On Tillmans website http://tillmans.co.uk/book-downloads you can access several catalogues and books of his work that are less expansive and more focused, I found these more accessible, possibly I was suffering from overload in the exhibition.

Daido Moriyama

Moriyama’s images are on show at the Tate Modern as one of the Artists Room Collections, which are travelling collections jointly owned by Tate and the National Galleries of Scotland. There are a relatively small number of images on display which concentrate on his monochrome photographs of the intense life occurring in cities shown as large panels.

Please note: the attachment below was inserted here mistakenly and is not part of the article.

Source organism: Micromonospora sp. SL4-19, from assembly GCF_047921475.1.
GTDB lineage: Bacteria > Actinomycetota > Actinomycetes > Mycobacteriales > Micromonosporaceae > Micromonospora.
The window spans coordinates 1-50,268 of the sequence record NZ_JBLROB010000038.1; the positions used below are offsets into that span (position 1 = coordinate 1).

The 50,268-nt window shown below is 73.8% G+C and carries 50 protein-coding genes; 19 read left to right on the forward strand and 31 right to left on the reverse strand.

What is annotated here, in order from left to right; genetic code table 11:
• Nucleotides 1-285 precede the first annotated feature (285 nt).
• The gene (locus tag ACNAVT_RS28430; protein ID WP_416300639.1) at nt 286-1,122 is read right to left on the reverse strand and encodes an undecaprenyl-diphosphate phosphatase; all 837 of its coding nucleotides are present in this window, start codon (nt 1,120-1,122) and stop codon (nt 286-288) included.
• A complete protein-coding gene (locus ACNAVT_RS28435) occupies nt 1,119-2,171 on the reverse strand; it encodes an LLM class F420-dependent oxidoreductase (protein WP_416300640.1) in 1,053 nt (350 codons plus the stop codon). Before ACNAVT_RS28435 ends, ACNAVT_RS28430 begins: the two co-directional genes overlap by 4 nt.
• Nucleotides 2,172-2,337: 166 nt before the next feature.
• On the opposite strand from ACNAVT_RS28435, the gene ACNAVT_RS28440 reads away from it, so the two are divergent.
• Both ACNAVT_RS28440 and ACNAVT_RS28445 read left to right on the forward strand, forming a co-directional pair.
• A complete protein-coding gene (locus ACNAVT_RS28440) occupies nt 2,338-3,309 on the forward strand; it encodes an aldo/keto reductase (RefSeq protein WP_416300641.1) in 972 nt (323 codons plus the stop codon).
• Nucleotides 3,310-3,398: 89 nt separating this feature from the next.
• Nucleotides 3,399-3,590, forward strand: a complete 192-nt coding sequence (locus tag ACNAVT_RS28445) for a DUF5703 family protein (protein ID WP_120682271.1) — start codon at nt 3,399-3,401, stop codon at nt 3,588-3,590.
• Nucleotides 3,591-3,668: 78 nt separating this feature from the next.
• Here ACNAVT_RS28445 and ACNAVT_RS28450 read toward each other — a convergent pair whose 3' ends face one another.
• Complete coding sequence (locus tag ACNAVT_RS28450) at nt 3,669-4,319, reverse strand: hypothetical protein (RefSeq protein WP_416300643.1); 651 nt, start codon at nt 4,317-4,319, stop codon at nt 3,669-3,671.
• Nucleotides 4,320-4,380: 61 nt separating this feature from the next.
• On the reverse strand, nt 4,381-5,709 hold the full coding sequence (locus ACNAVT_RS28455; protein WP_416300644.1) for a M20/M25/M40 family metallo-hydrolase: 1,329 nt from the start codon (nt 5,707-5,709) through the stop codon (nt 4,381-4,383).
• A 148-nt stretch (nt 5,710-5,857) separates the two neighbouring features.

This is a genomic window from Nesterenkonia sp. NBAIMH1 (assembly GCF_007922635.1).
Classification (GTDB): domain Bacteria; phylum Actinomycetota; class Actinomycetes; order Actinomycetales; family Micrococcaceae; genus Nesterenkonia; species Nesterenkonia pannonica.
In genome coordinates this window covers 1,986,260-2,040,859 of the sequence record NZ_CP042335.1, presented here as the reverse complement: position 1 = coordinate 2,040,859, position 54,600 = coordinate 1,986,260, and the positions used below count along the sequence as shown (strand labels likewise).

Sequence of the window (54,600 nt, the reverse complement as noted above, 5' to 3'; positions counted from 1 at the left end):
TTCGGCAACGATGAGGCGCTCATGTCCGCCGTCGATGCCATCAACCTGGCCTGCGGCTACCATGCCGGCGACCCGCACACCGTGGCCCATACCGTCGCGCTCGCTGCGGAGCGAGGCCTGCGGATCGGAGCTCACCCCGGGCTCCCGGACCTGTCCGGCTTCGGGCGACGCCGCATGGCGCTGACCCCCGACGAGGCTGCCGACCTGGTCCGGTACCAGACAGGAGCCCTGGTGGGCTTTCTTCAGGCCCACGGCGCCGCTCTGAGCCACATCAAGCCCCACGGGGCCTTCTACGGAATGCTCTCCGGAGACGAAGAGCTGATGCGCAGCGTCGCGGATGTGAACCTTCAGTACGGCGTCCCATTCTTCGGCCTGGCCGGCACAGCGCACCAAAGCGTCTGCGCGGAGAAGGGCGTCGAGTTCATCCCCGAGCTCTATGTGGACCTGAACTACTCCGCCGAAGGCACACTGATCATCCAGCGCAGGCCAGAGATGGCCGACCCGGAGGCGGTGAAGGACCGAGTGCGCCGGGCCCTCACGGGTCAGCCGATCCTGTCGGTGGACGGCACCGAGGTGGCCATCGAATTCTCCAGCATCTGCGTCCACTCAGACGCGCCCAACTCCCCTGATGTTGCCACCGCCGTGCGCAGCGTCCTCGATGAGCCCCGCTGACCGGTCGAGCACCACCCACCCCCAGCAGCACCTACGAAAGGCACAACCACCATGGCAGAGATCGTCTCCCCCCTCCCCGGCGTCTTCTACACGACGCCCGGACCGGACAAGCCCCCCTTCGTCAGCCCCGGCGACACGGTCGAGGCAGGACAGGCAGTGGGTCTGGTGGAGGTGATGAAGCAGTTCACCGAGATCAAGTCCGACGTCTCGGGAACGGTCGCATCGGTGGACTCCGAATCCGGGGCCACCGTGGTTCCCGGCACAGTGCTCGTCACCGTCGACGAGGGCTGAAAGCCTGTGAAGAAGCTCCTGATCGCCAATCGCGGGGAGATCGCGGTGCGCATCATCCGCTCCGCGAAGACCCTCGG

Moriyama (born 1938) is famous for his street photography, which show bold and gritty details, often close-up. He has published many photobooks which are very detailed and intense, usually with full-bleed images, these are mainly monochrome however there are several colour images, tending to be cleaner, which punctuate the intensity of the flow. ‘Daido Moriyama’s art is a far, far cry from any formal academic quality…. blurred, blotched and saturated…. his photography becomes an autobiography, a means of expressing personal experiences’ (Remy and Moriyama, 2012). A recent one ‘Daido Tokyo’ focuses on Shinjuku. He says, ‘many pose the question “Why Shinjuku?” ….. I answered on impulse …… the truth is “because it was there” ….. light and shade, obverse and reverse, truth and falsehood: each accompanies the other’ (Moriyama, 2016).